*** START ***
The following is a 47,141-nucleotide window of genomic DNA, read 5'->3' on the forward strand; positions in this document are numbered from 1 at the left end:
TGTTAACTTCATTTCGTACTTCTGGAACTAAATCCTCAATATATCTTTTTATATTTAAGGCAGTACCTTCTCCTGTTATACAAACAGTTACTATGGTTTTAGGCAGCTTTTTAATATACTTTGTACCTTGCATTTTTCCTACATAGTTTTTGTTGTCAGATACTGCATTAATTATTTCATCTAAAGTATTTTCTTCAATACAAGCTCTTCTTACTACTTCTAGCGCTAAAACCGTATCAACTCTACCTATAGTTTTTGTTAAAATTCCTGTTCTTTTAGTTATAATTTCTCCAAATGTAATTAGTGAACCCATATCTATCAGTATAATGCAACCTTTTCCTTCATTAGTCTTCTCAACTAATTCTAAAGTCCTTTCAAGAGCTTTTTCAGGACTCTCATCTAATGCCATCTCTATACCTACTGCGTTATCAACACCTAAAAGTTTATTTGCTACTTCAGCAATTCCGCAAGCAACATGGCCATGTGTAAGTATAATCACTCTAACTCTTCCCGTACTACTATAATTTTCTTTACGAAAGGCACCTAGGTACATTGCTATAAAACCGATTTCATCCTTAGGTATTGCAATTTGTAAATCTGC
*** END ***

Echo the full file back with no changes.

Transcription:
The following is a 47,141-nucleotide window of genomic DNA, read 5'->3' on the forward strand; positions in this document are numbered from 1 at the left end:
TGTTAACTTCATTTCGTACTTCTGGAACTAAATCCTCAATATATCTTTTTATATTTAAGGCAGTACCTTCTCCTGTTATACAAACAGTTACTATGGTTTTAGGCAGCTTTTTAATATACTTTGTACCTTGCATTTTTCCTACATAGTTTTTGTTGTCAGATACTGCATTAATTATTTCATCTAAAGTATTTTCTTCAATACAAGCTCTTCTTACTACTTCTAGCGCTAAAACCGTATCAACTCTACCTATAGTTTTTGTTAAAATTCCTGTTCTTTTAGTTATAATTTCTCCAAATGTAATTAGTGAACCCATATCTATCAGTATAATGCAACCTTTTCCTTCATTAGTCTTCTCAACTAATTCTAAAGTCCTTTCAAGAGCTTTTTCAGGACTCTCATCTAATGCCATCTCTATACCTACTGCGTTATCAACACCTAAAAGTTTATTTGCTACTTCAGCAATTCCGCAAGCAACATGGCCATGTGTAAGTATAATCACTCTAACTCTTCCCGTACTACTATAATTTTCTTTACGAAAGGCACCTAGGTACATTGCTATAAAACCGATTTCATCCTTAGGTATTGCAATTTGTAAATCTGC